In that case, you might choose a separate translation for each context, or you could opt for consistency, choosing the term that best fits its main purpose and the core aesthetic of the game.

How core aesthetics are relevant for translation?

While thinking about mechanics, dynamics and aesthetics can guide us at sentence level, core aesthetics provide guidance at project level. Let's consider two examples.

The intro screen from Bookworm Deluxe The intro screen from Bookworm Deluxe

The main aesthetics in Bookworm are "challenge" and "abnegation".

"Feed Lex the Bookworm by spelling words - the longer the word, the more points you score."
"Spell the bonus word to score extra points. The more bonus words you spell, the bigger the points earned."
"Scrambles can be used to refresh the board if you can't make any more words - be careful though, each time you use a scramble burning tiles are added to the board, and you lose any special tiles you have collected. The more times you scramble, the more burning tiles will appear!"

In this case, the aesthetic level is almost non-existent. Besides the (rather abstract) concept of feeding the bookworm by spelling words, all the messages we see refer to mechanics or (in the last case) complex dynamics.

Interestingly, nothing is ever said "in character": messages are written directly to the player as the actual person using a videogame, without any fantasy avatar in between.

In other words, the aesthetic revolves entirely around mechanics and dynamics, building very little above them. That's what I would call an "inward" aesthetic.

An in-game scene from the Eurotruck game An in-game scene from the Eurotruck game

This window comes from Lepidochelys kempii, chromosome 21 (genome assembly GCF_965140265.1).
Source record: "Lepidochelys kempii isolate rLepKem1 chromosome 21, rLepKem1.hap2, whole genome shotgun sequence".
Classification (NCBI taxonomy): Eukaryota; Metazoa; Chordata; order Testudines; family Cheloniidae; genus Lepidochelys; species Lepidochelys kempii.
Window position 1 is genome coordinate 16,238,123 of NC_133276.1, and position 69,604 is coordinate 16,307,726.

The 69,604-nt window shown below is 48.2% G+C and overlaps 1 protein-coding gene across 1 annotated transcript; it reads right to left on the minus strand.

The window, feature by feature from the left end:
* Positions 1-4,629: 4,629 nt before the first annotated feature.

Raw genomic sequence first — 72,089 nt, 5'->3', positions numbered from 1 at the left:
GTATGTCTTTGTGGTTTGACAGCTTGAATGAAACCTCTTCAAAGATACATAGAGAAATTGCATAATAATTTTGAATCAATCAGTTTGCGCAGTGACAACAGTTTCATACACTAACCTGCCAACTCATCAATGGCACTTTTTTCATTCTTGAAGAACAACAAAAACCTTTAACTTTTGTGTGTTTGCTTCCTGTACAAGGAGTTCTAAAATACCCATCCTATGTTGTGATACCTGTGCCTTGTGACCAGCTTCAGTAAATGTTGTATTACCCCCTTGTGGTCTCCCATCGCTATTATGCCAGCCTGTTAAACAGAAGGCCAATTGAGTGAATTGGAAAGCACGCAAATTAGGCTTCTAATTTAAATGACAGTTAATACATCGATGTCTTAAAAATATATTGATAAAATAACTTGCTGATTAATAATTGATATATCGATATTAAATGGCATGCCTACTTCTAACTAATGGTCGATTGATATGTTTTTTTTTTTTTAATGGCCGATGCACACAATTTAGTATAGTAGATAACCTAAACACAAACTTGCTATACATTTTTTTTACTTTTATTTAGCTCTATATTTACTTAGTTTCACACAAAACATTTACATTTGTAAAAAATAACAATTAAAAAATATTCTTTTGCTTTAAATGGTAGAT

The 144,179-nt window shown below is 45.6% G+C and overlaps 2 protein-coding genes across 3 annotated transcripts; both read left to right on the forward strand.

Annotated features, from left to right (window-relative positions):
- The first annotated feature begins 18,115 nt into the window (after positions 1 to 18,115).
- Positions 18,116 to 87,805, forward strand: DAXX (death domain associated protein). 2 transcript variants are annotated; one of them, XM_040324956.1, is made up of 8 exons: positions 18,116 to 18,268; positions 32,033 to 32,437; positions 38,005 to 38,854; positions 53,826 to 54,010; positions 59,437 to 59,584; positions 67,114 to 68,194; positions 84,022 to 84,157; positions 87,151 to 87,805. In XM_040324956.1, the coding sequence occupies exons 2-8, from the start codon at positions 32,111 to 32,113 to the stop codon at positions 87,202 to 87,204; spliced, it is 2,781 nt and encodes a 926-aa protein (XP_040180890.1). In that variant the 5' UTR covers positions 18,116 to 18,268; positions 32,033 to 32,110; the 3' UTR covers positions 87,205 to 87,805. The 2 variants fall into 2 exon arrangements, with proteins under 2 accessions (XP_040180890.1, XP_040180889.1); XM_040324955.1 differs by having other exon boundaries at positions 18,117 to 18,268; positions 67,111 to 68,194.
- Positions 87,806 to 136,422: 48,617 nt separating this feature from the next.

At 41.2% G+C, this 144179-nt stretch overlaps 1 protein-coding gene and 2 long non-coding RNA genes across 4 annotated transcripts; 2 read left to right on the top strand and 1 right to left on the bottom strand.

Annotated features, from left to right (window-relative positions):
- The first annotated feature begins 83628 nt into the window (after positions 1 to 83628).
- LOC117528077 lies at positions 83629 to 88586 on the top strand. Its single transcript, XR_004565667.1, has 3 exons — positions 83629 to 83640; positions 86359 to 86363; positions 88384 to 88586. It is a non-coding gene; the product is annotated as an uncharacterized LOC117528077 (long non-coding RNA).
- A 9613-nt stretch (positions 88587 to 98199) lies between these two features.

The main aesthetic in Euro Truck simulator is "fantasy", more specifically that of being a truck driver.

"Perfect cargo delivery means no damage to the cargo and no traffic violations."
"Obeying traffic rules will save you from paying hefty fines."
"Make sure you rest! After 12 hours driving, a truck driver must rest for 8 hours."

Naturally, the game has its own layer of mechanics and dynamics. "Perfect cargo delivery" might mean no car crashes over 51 Km/h on level 2 roads and not arriving more than 11 minutes after the set time, but this is never made explicit. Game messages are always "in character" with the aesthetic.

In other words, the aesthetic builds upon mechanics and dynamics but doesn't revolve around them. That's what I would call an "outward" aesthetic.

We can try to arrange core aesthetics from the most inward to the the most outward: Abnegation, Challenge, Competition, Sensation, Discovery, Fellowship, Narrative, Fantasy, Expression

At each step, the focus moves gradually from mechanics to aesthetics, and at each step the terminology becomes less rigidly defined and more prone to variations.

A competitive poker or chess game (abnegation, challenge, competition) will use a reduced number of very precise terms, a textual adventure (narrative, fantasy) might not have any.

Conclusions?

Well, it's really too early for me to draw any, bit I did find MDA and core esthetics to be a great tool for deciding the approach required for a project.

To come back to the initial Extra Credits video, to truly understand a game, we should go beyond its looks or controls and see what innate human needs and desires it wants to serve.

Only then we will really be able to provide the best possible translation for it, and for our audience.

Sources
(cover credits)